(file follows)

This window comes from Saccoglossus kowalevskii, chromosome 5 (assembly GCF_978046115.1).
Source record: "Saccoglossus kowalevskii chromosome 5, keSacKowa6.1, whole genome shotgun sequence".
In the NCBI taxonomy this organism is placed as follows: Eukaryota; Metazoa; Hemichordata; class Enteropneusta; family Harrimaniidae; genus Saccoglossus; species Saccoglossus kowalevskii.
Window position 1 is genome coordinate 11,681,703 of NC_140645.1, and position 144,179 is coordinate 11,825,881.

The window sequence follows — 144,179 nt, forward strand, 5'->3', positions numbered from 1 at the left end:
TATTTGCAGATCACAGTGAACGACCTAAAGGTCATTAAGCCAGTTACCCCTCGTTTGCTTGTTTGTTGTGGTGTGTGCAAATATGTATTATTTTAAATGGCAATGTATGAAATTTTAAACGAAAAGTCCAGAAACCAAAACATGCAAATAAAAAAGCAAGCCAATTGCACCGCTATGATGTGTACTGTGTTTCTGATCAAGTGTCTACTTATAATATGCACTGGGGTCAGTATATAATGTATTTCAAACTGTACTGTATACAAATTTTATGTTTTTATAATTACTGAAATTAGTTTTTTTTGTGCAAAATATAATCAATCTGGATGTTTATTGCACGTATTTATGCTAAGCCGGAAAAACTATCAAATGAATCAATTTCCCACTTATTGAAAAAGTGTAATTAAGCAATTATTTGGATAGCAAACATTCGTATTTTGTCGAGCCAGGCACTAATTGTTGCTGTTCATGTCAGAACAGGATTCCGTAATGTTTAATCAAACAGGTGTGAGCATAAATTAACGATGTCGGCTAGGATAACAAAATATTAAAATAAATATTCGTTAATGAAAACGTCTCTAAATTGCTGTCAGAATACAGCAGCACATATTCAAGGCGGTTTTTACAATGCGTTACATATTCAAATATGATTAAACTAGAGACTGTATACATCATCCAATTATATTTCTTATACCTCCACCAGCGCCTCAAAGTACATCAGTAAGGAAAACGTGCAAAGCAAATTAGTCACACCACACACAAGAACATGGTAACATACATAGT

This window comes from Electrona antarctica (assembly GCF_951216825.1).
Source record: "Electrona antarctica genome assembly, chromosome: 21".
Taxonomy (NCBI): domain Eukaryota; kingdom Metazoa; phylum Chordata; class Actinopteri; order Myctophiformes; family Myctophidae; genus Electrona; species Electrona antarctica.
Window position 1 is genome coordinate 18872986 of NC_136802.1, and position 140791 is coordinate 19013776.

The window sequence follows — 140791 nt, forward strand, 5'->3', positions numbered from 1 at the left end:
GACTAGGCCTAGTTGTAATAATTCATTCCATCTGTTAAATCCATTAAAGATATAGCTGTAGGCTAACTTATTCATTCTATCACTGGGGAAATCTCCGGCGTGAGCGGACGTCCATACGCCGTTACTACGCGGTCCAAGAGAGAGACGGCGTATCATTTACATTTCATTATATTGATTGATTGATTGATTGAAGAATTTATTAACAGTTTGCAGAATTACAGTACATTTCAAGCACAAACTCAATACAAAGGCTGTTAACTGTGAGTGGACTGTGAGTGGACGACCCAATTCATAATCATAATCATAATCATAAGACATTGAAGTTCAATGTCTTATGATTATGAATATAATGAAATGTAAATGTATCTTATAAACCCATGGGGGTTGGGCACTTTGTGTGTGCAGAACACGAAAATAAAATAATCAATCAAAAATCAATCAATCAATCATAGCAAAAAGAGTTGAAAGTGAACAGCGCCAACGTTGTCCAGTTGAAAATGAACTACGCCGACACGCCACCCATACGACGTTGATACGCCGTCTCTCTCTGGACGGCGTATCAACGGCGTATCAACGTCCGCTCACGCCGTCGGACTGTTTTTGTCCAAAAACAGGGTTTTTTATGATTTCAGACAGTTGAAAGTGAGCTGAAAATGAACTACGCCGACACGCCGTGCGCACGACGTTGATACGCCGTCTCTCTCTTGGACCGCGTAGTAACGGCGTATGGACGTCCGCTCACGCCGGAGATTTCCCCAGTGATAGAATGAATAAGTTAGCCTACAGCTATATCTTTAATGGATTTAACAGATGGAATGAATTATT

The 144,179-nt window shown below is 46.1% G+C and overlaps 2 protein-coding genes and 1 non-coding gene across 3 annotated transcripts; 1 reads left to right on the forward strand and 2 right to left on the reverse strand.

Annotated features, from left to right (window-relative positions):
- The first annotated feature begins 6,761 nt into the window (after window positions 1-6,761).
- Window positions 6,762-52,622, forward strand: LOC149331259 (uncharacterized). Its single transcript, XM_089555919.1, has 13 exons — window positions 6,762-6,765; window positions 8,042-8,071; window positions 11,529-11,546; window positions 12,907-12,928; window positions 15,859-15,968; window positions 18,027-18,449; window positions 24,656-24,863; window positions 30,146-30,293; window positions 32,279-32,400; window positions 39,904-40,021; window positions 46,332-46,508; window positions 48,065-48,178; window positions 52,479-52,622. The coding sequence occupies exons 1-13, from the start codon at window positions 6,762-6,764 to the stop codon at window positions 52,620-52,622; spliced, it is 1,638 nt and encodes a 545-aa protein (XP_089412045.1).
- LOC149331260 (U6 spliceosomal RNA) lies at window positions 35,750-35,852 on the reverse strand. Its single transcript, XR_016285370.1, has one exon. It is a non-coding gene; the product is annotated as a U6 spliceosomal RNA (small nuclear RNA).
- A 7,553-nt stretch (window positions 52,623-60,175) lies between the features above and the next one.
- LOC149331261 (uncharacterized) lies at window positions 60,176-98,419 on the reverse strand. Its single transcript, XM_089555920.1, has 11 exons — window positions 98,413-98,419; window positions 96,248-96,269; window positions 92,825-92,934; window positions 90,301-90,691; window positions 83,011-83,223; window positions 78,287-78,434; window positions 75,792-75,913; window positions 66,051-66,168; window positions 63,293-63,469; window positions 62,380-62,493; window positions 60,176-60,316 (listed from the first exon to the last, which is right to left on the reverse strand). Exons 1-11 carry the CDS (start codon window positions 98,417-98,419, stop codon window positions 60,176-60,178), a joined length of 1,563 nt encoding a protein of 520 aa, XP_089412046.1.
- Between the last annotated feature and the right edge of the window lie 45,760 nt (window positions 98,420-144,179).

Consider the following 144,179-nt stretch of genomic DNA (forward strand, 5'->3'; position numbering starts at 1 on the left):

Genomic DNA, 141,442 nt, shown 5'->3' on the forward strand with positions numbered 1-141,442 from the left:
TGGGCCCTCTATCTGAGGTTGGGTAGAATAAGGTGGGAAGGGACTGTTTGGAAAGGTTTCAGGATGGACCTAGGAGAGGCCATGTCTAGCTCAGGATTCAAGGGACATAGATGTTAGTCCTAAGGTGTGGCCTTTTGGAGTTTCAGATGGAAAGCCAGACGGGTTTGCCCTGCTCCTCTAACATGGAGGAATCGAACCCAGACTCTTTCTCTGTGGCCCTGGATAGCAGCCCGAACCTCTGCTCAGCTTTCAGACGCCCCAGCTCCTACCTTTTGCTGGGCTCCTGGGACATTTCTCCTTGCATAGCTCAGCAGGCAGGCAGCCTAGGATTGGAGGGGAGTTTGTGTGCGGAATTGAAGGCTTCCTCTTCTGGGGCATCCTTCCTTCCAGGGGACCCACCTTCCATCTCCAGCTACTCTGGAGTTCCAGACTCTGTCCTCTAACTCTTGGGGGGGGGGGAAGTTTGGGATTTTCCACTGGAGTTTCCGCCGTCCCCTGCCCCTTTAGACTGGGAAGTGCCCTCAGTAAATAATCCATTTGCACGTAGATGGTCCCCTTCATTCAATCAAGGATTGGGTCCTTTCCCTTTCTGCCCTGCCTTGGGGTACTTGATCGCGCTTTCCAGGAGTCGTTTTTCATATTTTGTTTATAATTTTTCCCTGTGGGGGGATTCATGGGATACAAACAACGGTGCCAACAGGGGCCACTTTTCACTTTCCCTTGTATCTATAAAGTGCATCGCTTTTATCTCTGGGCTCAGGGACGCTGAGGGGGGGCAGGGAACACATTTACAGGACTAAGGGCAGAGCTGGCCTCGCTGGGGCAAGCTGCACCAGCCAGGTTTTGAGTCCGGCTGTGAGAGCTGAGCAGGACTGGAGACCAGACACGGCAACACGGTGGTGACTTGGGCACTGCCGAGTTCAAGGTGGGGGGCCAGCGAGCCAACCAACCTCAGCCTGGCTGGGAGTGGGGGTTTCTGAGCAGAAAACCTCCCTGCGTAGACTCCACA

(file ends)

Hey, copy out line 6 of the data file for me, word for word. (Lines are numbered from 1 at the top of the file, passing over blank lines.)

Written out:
TATTTGCAGATCACAGTGAACGACCTAAAGGTCATTAAGCCAGTTACCCCTCGTTTGCTTGTTTGTTGTGGTGTGTGCAAATATGTATTATTTTAAATGGCAATGTATGAAATTTTAAACGAAAAGTCCAGAAACCAAAACATGCAAATAAAAAAGCAAGCCAATTGCACCGCTATGATGTGTACTGTGTTTCTGATCAAGTGTCTACTTATAATATGCACTGGGGTCAGTATATAATGTATTTCAAACTGTACTGTATACAAATTTTATGTTTTTATAATTACTGAAATTAGTTTTTTTTGTGCAAAATATAATCAATCTGGATGTTTATTGCACGTATTTATGCTAAGCCGGAAAAACTATCAAATGAATCAATTTCCCACTTATTGAAAAAGTGTAATTAAGCAATTATTTGGATAGCAAACATTCGTATTTTGTCGAGCCAGGCACTAATTGTTGCTGTTCATGTCAGAACAGGATTCCGTAATGTTTAATCAAACAGGTGTGAGCATAAATTAACGATGTCGGCTAGGATAACAAAATATTAAAATAAATATTCGTTAATGAAAACGTCTCTAAATTGCTGTCAGAATACAGCAGCACATATTCAAGGCGGTTTTTACAATGCGTTACATATTCAAATATGATTAAACTAGAGACTGTATACATCATCCAATTATATTTCTTATACCTCCACCAGCGCCTCAAAGTACATCAGTAAGGAAAACGTGCAAAGCAAATTAGTCACACCACACACAAGAACATGGTAACATACATAGT